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POLI 360 (34)

"Economic Sanctions and the Problem of Evil" (Adeno Addis)

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Political Science
POLI 360
Julie Norman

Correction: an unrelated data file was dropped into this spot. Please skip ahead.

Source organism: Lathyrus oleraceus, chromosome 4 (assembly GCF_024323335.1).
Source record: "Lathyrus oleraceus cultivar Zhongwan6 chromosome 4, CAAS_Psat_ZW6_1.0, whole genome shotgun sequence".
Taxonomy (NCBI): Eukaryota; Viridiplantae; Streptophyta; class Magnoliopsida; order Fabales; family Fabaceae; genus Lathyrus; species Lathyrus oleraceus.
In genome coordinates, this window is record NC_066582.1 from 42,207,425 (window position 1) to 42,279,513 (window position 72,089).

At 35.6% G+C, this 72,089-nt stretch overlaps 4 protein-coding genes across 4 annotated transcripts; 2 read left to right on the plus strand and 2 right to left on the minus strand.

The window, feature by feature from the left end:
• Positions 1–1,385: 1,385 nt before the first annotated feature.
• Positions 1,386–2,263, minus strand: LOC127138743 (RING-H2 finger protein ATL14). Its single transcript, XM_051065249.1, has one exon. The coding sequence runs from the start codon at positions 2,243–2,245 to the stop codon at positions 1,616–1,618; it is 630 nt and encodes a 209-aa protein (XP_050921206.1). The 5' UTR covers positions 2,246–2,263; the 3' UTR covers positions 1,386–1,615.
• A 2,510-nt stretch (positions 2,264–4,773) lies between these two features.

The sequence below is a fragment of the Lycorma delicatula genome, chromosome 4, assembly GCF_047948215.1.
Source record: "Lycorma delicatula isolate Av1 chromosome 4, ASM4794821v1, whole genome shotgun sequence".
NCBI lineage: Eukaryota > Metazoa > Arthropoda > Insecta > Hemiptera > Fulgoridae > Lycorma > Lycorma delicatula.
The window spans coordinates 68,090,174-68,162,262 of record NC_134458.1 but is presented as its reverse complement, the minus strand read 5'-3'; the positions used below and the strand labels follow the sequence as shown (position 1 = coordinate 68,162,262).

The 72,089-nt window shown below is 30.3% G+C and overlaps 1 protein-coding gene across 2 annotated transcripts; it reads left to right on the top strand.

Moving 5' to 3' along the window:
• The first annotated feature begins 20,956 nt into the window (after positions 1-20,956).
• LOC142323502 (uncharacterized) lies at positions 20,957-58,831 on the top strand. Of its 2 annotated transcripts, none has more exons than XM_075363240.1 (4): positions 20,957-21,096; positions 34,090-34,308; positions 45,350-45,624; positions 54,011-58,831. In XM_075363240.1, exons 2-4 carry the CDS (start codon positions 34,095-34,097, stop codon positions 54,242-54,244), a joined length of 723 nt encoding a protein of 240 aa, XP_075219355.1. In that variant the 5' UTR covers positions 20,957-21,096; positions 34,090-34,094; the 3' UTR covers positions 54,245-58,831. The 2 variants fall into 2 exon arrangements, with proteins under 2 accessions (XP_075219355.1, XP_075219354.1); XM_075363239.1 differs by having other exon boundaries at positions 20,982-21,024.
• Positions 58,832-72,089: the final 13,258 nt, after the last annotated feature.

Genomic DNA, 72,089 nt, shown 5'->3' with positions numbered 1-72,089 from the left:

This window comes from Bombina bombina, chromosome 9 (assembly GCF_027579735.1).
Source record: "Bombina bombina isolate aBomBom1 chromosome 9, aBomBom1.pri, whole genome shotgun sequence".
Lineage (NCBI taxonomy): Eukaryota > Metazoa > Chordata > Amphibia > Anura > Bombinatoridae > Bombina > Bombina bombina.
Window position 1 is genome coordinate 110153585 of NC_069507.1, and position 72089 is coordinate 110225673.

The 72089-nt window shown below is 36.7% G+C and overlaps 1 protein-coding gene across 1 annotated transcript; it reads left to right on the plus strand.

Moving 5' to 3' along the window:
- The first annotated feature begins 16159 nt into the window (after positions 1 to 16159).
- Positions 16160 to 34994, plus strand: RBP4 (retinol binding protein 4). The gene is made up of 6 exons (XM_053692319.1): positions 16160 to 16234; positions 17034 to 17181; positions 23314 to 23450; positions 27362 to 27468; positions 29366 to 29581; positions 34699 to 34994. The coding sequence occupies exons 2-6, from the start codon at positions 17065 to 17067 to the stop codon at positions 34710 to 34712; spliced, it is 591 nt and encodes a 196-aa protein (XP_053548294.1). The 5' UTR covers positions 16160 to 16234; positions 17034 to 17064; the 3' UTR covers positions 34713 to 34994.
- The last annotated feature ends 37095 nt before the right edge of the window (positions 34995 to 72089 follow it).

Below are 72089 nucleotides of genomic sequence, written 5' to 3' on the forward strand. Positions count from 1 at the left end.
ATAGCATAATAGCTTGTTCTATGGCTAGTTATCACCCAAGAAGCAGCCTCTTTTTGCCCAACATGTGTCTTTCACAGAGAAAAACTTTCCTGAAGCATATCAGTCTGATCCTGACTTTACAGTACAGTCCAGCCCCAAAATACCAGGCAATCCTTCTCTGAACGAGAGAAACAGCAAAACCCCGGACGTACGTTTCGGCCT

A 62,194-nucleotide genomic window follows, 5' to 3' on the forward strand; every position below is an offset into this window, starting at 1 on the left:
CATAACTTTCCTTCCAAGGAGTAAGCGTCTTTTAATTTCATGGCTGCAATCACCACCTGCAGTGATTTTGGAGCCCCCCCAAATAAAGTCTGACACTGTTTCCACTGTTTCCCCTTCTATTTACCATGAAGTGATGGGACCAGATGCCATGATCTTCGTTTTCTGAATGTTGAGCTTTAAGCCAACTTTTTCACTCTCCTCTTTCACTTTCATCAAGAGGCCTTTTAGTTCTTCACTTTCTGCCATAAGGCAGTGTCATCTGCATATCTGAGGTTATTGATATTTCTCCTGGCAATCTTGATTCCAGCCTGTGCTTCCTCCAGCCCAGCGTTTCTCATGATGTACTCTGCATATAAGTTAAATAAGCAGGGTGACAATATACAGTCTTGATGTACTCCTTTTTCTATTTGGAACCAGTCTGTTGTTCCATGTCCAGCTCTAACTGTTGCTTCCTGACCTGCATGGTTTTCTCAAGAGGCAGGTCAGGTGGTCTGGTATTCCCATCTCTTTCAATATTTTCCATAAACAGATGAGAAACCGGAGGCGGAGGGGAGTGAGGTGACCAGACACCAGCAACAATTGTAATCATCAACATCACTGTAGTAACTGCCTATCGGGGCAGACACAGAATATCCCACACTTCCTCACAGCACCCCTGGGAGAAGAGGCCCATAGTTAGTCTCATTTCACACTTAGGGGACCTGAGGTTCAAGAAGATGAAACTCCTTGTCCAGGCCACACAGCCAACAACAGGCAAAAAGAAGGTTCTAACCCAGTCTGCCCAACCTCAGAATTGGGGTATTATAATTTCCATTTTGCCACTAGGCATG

use of economic sanctions ES increasingly challenged more than just for behaviour modification of target regimealso the process through which sanctioning community defines its identity by dissociating itself from the target regime ES now a regular feature of intl relations and diplomacypre1990s only used twice by United Nations Security Council UNSCsince 1990 Afghanistan Haiti Iraq Iran Libya Myanmar Yugoslavia sanctions decadeunilateral sanctionsimposed by one country against another in pursuit of a particular foreign policy objectiveUS made it a regular feature of its foreign policy multilateral sanctionsimposed by international or regional organization or loosely linked group of countriesie UNSC EU NATOwith UNSC all members are required to comply and enforce the EScritics1 sanctions often fail to bring about the desired bhv or policy change empirical not normative2 lead to desired bhv modification but at a cost that is too greatdeprive citizens of basic necessities of lifemassive disruption and destruction of lifecost in life liberty and propertymoral and material costinfrastructural damage toocontrary to Kant treat humanity never simply as a means but at the same time as an end3 look at the selective way in which ES are applied not just looking at reprehensibility but at vulnerability weakness or size of stateculpabilityvulnerabilityinstrumentalist justificationonly objective that animates or should animate ES is the desire or need to make target regime change bhv or policysees sanctions as instruments identitarian justification not always explicitsanctioning community uses ES to define its identity through the act of dissociating itself from target regimedefines the virtuous self like thiscritics have thus far ignored this making for misleading and incomplete research and analysis process through which sanctions are currently imposed makes failure of both justifications commonsovereign authority can legally decide with whom to have or not have commercial relations unilateral sanctions are legalbut may be subject to previously signed bilateral or multilateral agreements that they chose to signmultilateral institutions are differentauthority of them is not inherent but specifically given by documents that established them ie UN Charter for UNSCunless specific clear authority given to it a multilateral institution is assumed not to have the power to impose ES UNSC gets it from Article 41 decide what measures are appropriate to give effect to its determination that there is breach or threat to peacemaintain and restore intl peacesecurity unilateral sanctions mean state can use the sanction for many purposesprotect narrow selfinterest defend intl norms etcmultilateral sanctions mean institution or group must use the specific purpose for which the constituting document provides bhv mod has both preventative and corrective dimensionsie UNSC could impose ES to prevent regime from acting a certain way that will breach peace maintaining status quo could also use it as corrective action to restore the status quo antesome legal sanctions are adopted also for retributive purposes though retribution as deterrentaspect of the attempt to modify bhv preventative within its authorityie UNSC imposing sanction after status quo is reestablished and even wo threat because thinks an unpunished regime might likely repeat the offending actionretribution as punitivemeans of restoring moral equilibriumto achieve some sort of justice if judged solely based on whether change is affectedUNSC in Afghanistan failed to get the ruling party the Taliban to stop supporting terrorists in 1990s and 2000 and they never turned over Bin Ladeninstrumental justification is empirically unsound and conceptually flawedTaliban regime and Saddam Hussein Iraq regime were only toppled by ongoing USled military operationsCastro regime still in control of Cuba even after years of harsh ESES are pursued under assumption that citizenry of target state will either remove odd ending regime or pressure them to change policiesbut most common regimes assume power and maintain it with force so are not accountable to citizens regimes keep the small section of populace that supports them comfortable while ordinary citizens shoulder the harsh ES effects ironic because sanctions meant to champion human rights trample on those same peoplecitizens sometimes rally behind regime because of sanctionsregimes convey that the sanctioners dont care about their lives only their FP objectivesregimes vulnerability becomes the nations vulnerability define sanction as another form of one civilization demeaning and attacking their rel tradition Christianity imposing on Islam for examplevictim is not the regime or state but a grand traditionnorms signal boundaries use legal norm to show what are the negations of that identity versus what are central to it identitarian view of legality until recently has been relegated to the margins of intellectual and scholarly debate raised by minority groups to resist the imperial middleconstitutive dimension of ESState of Massachusetts barred state entities from purchasing GS from companies doing business with Burma Myanmar bc poor human rights recordhoped to capture other states attention and federal govt action dissociated Mass from evil regimes practicesway of expressing moral view defined Burma govt as outlaw and defined itself in the processidentities are defined relationally intl legal norms often invoked for noninstrumental purposes constitute and affirm the evolving identity of the imagined community the international communityin the way norms are developed the circumstances in which they are invoked and against whom they are invoked imagined communityall communities larger than primordial villages of facetoface contact are imaginedwill never know most of their fellow yet in the mind of each lives the image of their communion distinguished by the style in which they are imagined processes and institutions through which ppl imagine it shared histories memories anxieties and hopesin communion with those who share or are linked to the same institutionshave similar outlooks as to who and what could be the negation of them modern intl community was defined by WWII led to UN and adoption of Charter respect for human rightsdisfavour of war as a means of interstate relations we the people in the